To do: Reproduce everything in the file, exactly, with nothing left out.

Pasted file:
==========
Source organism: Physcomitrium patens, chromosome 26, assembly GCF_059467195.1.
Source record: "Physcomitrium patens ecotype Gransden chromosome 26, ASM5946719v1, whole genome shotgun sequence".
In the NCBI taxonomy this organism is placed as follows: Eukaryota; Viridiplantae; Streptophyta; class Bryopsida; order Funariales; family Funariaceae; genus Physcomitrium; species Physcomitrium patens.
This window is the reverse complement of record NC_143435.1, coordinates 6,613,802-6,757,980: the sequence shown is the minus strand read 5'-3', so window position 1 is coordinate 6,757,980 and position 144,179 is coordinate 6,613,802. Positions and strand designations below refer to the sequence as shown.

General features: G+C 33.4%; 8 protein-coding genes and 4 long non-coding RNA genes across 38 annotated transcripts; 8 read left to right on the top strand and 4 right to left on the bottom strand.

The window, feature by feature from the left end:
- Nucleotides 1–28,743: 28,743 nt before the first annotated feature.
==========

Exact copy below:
Source organism: Physcomitrium patens, chromosome 26, assembly GCF_059467195.1.
Source record: "Physcomitrium patens ecotype Gransden chromosome 26, ASM5946719v1, whole genome shotgun sequence".
In the NCBI taxonomy this organism is placed as follows: Eukaryota; Viridiplantae; Streptophyta; class Bryopsida; order Funariales; family Funariaceae; genus Physcomitrium; species Physcomitrium patens.
This window is the reverse complement of record NC_143435.1, coordinates 6,613,802-6,757,980: the sequence shown is the minus strand read 5'-3', so window position 1 is coordinate 6,757,980 and position 144,179 is coordinate 6,613,802. Positions and strand designations below refer to the sequence as shown.

General features: G+C 33.4%; 8 protein-coding genes and 4 long non-coding RNA genes across 38 annotated transcripts; 8 read left to right on the top strand and 4 right to left on the bottom strand.

The window, feature by feature from the left end:
- Nucleotides 1–28,743: 28,743 nt before the first annotated feature.